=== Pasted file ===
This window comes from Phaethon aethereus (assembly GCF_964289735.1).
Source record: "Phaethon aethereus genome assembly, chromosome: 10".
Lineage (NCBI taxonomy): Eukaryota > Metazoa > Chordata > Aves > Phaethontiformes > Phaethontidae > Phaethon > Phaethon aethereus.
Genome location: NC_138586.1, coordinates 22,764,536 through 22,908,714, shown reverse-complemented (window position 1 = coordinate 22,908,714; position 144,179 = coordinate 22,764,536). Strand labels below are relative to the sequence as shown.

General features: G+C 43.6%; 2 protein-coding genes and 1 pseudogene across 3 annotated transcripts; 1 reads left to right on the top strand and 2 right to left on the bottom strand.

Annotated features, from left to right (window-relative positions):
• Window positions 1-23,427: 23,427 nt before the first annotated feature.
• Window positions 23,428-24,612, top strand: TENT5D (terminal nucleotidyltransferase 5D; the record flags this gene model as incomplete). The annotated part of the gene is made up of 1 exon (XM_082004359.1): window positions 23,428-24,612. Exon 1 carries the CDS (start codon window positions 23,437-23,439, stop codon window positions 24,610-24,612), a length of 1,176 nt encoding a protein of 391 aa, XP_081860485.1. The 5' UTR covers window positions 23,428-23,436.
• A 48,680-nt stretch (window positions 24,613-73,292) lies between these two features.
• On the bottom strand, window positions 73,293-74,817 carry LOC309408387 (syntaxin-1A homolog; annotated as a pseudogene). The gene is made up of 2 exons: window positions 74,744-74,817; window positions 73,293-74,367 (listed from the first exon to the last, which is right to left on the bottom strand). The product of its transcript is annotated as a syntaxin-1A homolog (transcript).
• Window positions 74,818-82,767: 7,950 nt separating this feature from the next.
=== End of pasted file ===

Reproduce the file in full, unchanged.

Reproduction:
This window comes from Phaethon aethereus (assembly GCF_964289735.1).
Source record: "Phaethon aethereus genome assembly, chromosome: 10".
Lineage (NCBI taxonomy): Eukaryota > Metazoa > Chordata > Aves > Phaethontiformes > Phaethontidae > Phaethon > Phaethon aethereus.
Genome location: NC_138586.1, coordinates 22,764,536 through 22,908,714, shown reverse-complemented (window position 1 = coordinate 22,908,714; position 144,179 = coordinate 22,764,536). Strand labels below are relative to the sequence as shown.

General features: G+C 43.6%; 2 protein-coding genes and 1 pseudogene across 3 annotated transcripts; 1 reads left to right on the top strand and 2 right to left on the bottom strand.

Annotated features, from left to right (window-relative positions):
• Window positions 1-23,427: 23,427 nt before the first annotated feature.
• Window positions 23,428-24,612, top strand: TENT5D (terminal nucleotidyltransferase 5D; the record flags this gene model as incomplete). The annotated part of the gene is made up of 1 exon (XM_082004359.1): window positions 23,428-24,612. Exon 1 carries the CDS (start codon window positions 23,437-23,439, stop codon window positions 24,610-24,612), a length of 1,176 nt encoding a protein of 391 aa, XP_081860485.1. The 5' UTR covers window positions 23,428-23,436.
• A 48,680-nt stretch (window positions 24,613-73,292) lies between these two features.
• On the bottom strand, window positions 73,293-74,817 carry LOC309408387 (syntaxin-1A homolog; annotated as a pseudogene). The gene is made up of 2 exons: window positions 74,744-74,817; window positions 73,293-74,367 (listed from the first exon to the last, which is right to left on the bottom strand). The product of its transcript is annotated as a syntaxin-1A homolog (transcript).
• Window positions 74,818-82,767: 7,950 nt separating this feature from the next.